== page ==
Top epidemiologist: Delta variant is 'maybe the most contagious virus' ever

A top epidemiologist is warning that the highly transmissible delta variant of COVID-19 might be one of the most contagious diseases in recent history.

"This is maybe the most contagious virus that we've ever seen in living memory," Larry Brilliant, who worked with the World Health Organization to help eradicate smallpox, said in an interview with CNBC on Friday.

Brilliant, who is the founder and CEO of Pandefense Advisory, said it feels like the world is still dealing with the beginning of the pandemic rather than the end due to the new variant.

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Brilliant went on to say that new strains of the coronavirus will develop unless vaccinations increase globally.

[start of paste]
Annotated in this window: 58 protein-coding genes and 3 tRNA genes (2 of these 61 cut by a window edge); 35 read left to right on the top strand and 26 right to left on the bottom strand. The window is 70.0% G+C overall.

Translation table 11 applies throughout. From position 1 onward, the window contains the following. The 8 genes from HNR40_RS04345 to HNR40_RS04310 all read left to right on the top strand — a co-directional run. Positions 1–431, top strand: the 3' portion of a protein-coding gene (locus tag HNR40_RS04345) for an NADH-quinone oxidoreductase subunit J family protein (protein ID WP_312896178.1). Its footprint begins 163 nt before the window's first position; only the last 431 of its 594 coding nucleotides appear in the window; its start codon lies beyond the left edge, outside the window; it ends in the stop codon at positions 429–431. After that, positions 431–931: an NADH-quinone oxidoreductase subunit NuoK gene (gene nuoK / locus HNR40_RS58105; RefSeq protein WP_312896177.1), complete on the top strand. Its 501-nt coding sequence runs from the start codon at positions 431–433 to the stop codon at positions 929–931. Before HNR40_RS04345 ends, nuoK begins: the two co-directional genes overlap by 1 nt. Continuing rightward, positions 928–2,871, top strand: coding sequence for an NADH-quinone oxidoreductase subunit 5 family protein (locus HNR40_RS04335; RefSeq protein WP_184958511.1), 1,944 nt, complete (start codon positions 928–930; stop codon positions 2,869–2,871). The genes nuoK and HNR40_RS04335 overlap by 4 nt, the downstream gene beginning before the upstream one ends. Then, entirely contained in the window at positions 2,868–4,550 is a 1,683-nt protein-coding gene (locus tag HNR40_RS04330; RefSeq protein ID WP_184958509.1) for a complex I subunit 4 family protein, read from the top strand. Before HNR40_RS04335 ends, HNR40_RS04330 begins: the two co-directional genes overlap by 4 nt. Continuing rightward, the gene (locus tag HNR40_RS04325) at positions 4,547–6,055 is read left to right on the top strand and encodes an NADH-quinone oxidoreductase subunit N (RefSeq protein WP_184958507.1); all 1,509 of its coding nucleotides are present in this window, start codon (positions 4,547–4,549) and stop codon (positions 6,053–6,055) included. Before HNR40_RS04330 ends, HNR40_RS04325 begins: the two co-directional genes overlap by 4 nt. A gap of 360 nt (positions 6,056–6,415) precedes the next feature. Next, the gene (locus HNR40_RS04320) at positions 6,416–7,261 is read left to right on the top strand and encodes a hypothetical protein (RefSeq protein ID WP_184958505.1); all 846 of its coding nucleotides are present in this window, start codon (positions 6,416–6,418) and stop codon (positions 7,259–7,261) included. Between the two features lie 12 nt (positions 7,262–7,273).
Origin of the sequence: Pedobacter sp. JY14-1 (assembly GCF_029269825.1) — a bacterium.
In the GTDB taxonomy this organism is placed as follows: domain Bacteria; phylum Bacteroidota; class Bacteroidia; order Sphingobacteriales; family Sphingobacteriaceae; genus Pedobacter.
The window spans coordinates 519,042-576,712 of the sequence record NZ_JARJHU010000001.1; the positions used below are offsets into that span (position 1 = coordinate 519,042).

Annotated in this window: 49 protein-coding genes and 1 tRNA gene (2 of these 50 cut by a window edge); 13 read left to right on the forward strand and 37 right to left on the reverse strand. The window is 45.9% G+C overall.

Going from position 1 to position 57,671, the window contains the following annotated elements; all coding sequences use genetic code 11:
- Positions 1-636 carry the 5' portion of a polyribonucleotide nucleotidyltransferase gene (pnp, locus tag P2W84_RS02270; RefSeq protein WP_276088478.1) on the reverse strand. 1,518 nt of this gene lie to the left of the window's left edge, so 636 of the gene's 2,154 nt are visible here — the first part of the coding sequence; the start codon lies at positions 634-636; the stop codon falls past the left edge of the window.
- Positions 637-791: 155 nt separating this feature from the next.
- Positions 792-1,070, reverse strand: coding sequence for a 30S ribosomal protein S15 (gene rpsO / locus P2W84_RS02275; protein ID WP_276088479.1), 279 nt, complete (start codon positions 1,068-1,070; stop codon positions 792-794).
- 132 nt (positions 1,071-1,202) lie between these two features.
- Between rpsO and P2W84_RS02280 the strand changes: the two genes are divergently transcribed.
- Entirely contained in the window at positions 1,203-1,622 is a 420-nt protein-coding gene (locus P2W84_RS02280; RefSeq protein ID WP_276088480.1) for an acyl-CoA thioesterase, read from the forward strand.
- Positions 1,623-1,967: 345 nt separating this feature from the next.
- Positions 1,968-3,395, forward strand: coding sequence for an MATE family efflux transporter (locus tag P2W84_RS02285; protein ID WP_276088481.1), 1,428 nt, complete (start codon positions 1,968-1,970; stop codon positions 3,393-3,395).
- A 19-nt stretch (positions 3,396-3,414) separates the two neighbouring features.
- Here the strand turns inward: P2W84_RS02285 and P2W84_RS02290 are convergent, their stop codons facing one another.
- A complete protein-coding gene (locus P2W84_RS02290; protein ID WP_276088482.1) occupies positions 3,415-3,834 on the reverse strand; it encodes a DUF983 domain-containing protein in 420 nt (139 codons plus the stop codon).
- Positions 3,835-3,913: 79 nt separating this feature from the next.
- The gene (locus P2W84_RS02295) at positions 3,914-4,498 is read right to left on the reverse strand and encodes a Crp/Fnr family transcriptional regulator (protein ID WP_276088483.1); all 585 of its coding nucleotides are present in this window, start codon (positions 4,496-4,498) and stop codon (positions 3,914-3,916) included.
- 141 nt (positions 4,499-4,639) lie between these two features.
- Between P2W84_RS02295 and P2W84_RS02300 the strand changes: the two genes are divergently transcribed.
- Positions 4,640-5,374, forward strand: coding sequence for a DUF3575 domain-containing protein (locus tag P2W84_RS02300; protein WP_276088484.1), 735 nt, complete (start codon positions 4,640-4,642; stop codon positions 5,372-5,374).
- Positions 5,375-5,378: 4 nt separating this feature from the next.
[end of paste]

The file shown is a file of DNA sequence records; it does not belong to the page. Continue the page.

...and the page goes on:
“Unless we vaccinate everyone in 200-plus countries, there will still be new variants,” he said.

Brilliant’s remarks come amid a surge in COVID-19 cases in the U.S. from the delta variant, with unvaccinated people being the hardest hit.

Brilliant encouraged people who are 65 or older to get booster shots in the near future, saying that their weak immune system may cause them to be more vulnerable to the virus.

“So those people, I would say, should be given a third dose, a booster right away — as quickly as moving the vaccines to those countries that haven’t had a very high chance to buy them or have access to them,” Brilliant said. “I consider those two things about equal.”

The debate over whether to administer booster shots is heating up as some public health experts warn countries against moving forward with plans to offer third doses at a time when millions of people have not even received their first dose.